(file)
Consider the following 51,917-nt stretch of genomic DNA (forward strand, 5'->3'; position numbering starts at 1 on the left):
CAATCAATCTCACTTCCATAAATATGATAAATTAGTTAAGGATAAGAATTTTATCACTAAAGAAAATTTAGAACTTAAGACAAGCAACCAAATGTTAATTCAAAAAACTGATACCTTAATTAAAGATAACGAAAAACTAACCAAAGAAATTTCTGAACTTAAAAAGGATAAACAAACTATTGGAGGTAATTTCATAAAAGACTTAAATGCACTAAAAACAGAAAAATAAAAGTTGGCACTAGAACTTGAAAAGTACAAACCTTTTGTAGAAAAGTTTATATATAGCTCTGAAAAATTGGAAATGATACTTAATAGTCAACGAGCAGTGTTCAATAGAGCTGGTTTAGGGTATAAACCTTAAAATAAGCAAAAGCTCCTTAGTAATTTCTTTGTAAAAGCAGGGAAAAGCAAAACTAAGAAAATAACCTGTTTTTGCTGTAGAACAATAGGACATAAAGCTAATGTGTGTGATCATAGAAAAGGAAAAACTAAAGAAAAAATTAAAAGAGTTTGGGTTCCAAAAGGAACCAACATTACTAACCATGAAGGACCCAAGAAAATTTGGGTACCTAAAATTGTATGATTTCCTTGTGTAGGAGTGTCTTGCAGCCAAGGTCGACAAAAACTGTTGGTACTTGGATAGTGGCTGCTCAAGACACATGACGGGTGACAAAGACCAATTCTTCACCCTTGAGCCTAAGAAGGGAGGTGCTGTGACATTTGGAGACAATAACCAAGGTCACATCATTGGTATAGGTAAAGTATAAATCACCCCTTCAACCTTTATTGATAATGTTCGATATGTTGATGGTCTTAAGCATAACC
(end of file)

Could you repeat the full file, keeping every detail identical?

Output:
Consider the following 51,917-nt stretch of genomic DNA (forward strand, 5'->3'; position numbering starts at 1 on the left):
CAATCAATCTCACTTCCATAAATATGATAAATTAGTTAAGGATAAGAATTTTATCACTAAAGAAAATTTAGAACTTAAGACAAGCAACCAAATGTTAATTCAAAAAACTGATACCTTAATTAAAGATAACGAAAAACTAACCAAAGAAATTTCTGAACTTAAAAAGGATAAACAAACTATTGGAGGTAATTTCATAAAAGACTTAAATGCACTAAAAACAGAAAAATAAAAGTTGGCACTAGAACTTGAAAAGTACAAACCTTTTGTAGAAAAGTTTATATATAGCTCTGAAAAATTGGAAATGATACTTAATAGTCAACGAGCAGTGTTCAATAGAGCTGGTTTAGGGTATAAACCTTAAAATAAGCAAAAGCTCCTTAGTAATTTCTTTGTAAAAGCAGGGAAAAGCAAAACTAAGAAAATAACCTGTTTTTGCTGTAGAACAATAGGACATAAAGCTAATGTGTGTGATCATAGAAAAGGAAAAACTAAAGAAAAAATTAAAAGAGTTTGGGTTCCAAAAGGAACCAACATTACTAACCATGAAGGACCCAAGAAAATTTGGGTACCTAAAATTGTATGATTTCCTTGTGTAGGAGTGTCTTGCAGCCAAGGTCGACAAAAACTGTTGGTACTTGGATAGTGGCTGCTCAAGACACATGACGGGTGACAAAGACCAATTCTTCACCCTTGAGCCTAAGAAGGGAGGTGCTGTGACATTTGGAGACAATAACCAAGGTCACATCATTGGTATAGGTAAAGTATAAATCACCCCTTCAACCTTTATTGATAATGTTCGATATGTTGATGGTCTTAAGCATAACC